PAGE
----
Francisco Uviña Contreras received a Bachelor of Arts degree in Architecture, minoring in Art History in 1994 from the School of Architecture and Planning (SAAP) at the University of New Mexico. Francisco received his Masters of Architecture and Masters Certificate in Preservation and Regionalism in 2009 from the University of New Mexico where he graduated with distinction. Francisco worked for Cornerstones Community Partnerships, a non for profit organization, from 1994 to 2008 to assist with field assessments, documentation of historic buildings, adaptive re-use design and new design work utilizing traditional building methods as the Architectural/Technical Manager. In 1996 he served as the only North American representative to participate in an international five-week training program in Perú in the restoration, conservation and new design of earthen buildings; the program was sponsored by CRATerre in France, The Getty Conservation Institute in the US and the International Center for the Study of the Preservation & Restoration of Cultural Properties (ICCROM) in Italy. In 1999 Francisco was invited on contracted to teach in the same five week Latin American program in Perú. Francisco is the co-author and illustrator of Cornerstones’ Adobe Architecture, A Conservation Handbook. Since 2009 Francisco has been teaching architecture undergraduate and graduate design studios, preservation courses, as well as planning courses and studios at the School of Architecture and Planning at the University of New Mexico. In the present Francisco serves as the Director for the Historic Preservation and Regionalism Graduate Certificate Program at the School of Architecture and Planning at the University of New Mexico.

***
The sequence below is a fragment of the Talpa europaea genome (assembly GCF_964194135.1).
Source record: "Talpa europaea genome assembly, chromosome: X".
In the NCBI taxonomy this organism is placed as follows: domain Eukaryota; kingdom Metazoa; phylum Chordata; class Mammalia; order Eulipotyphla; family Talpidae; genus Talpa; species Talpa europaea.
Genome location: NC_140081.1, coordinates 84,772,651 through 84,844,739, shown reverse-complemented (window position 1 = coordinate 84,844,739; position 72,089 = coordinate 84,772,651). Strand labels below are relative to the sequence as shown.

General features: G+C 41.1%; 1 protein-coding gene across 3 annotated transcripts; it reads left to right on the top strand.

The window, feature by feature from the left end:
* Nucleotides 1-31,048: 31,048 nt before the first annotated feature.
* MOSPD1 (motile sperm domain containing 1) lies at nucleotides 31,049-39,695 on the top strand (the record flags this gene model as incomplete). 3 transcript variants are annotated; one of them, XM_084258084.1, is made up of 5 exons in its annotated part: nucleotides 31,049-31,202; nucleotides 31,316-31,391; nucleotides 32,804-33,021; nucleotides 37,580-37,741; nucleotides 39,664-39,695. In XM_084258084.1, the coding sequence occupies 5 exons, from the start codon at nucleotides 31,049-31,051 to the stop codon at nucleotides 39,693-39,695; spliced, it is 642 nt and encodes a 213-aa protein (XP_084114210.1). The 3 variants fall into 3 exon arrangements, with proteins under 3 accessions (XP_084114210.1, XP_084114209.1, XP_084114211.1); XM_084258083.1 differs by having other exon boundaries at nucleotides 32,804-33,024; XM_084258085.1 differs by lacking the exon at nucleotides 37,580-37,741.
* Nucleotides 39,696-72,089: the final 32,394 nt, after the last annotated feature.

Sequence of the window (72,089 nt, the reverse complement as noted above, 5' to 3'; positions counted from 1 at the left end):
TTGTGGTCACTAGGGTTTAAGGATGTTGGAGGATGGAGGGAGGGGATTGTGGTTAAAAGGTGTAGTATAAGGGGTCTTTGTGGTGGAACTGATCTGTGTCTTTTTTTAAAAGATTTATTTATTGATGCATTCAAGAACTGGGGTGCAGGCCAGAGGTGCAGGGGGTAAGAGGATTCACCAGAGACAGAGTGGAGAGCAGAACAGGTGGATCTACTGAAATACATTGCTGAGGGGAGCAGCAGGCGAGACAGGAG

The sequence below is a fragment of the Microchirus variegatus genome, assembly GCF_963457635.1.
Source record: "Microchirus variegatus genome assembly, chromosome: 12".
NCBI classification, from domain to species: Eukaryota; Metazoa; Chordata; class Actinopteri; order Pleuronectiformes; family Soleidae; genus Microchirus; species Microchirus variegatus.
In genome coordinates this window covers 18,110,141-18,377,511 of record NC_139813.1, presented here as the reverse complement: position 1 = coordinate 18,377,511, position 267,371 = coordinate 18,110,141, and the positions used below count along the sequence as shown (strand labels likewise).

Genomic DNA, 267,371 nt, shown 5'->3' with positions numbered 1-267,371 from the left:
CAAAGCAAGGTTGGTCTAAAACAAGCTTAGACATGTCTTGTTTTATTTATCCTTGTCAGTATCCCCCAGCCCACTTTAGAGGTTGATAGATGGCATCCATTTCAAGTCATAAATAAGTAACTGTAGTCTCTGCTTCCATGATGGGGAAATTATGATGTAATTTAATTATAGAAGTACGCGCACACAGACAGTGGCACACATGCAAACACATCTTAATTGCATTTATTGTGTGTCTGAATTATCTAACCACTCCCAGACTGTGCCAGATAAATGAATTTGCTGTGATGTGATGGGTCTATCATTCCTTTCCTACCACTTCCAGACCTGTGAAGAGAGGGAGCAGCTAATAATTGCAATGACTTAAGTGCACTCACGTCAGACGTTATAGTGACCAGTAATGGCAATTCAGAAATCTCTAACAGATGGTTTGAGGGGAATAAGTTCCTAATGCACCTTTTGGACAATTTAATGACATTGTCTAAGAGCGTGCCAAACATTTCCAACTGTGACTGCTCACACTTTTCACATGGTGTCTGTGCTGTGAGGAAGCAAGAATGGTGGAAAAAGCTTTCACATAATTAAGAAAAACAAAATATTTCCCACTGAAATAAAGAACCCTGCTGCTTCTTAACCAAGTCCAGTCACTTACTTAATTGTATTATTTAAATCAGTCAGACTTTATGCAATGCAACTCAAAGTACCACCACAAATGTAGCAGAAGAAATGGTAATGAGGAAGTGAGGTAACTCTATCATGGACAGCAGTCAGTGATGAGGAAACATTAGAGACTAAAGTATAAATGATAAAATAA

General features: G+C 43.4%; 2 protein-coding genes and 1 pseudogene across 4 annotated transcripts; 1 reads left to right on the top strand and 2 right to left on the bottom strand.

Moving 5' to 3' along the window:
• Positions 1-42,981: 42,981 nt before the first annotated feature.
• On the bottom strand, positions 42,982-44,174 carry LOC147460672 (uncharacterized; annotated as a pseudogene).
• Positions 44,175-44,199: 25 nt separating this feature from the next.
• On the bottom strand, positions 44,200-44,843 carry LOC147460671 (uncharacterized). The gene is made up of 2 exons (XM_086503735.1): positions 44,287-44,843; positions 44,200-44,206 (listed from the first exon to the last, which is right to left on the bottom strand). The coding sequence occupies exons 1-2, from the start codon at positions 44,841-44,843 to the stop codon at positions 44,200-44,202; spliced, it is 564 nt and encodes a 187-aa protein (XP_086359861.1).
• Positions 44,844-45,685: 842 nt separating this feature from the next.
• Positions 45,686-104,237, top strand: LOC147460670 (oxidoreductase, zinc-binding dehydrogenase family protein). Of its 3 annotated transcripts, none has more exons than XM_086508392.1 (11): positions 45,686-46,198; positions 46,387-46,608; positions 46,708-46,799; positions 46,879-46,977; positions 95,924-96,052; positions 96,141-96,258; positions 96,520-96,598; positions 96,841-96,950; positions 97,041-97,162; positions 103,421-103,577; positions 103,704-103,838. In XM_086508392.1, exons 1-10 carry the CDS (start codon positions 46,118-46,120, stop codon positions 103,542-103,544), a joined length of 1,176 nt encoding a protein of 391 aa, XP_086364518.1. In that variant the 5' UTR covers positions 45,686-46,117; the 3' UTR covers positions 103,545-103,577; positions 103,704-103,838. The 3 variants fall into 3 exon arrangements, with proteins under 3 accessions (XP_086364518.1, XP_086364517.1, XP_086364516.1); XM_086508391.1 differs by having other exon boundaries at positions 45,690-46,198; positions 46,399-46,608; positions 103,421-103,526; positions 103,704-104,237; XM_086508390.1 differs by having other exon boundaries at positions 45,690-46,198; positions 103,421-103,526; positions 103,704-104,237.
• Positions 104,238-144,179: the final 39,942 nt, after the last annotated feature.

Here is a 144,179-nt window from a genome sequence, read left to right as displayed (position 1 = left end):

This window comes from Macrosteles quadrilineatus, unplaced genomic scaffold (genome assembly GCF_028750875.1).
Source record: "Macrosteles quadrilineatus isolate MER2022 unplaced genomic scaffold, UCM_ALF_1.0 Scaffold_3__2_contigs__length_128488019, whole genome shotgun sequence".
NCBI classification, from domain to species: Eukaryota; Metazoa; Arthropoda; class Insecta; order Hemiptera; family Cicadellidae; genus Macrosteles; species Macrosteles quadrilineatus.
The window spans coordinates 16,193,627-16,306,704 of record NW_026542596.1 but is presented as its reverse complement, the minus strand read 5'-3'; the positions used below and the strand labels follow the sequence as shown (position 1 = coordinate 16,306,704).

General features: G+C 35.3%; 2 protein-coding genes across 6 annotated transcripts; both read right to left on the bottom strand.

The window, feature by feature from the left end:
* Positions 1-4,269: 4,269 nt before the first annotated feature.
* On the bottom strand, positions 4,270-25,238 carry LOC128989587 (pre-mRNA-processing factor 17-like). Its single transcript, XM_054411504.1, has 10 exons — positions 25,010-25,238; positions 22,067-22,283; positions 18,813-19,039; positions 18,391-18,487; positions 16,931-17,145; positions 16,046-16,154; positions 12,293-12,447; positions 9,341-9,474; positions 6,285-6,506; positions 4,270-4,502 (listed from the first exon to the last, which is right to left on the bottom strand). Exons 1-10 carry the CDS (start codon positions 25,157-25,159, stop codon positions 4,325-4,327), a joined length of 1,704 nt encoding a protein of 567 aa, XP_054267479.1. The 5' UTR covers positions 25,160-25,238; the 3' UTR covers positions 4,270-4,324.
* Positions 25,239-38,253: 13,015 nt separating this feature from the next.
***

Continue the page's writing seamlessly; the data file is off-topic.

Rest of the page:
Moises Gonzales is an Associate Professor of Urban Design in the Community and Regional Planning Program at the School of Architecture and Planning at the University of New Mexico. He also serves as the Director of the Resource Center for Raza Planning, which is a community outreach center within the School of Architecture and Planning whose mission is to provide technical assistance in the areas of community development, design, and natural resource planning for traditional communities throughout New Mexico. Moises’s teaching focus is in Physical Planning and Urban Design as well as Historic Preservation of the Southwest. Moises is co-editor with Enrique R. LaMadrid of the recent book, Nación Genízara, Ethnogenesis, Place, and Identity in New Mexico by University of New Mexico Press (2019). Moises Gonzales is also Co-Author along with Robert William Piatt, Jr. of the book, Slavery in the Southwest Genizaro Identity, Dignity and the Law by Carolina Academic Press (2019).

The event will kick off with a welcome from the Community & Regional Planning Department followed by a panel discussion and Q & A session for the audience.

To join,

use Meeting ID: 946 1954 2805 ; Passcode – 087092

For any questions, please contact: apa.unm.newmexico@gmail.com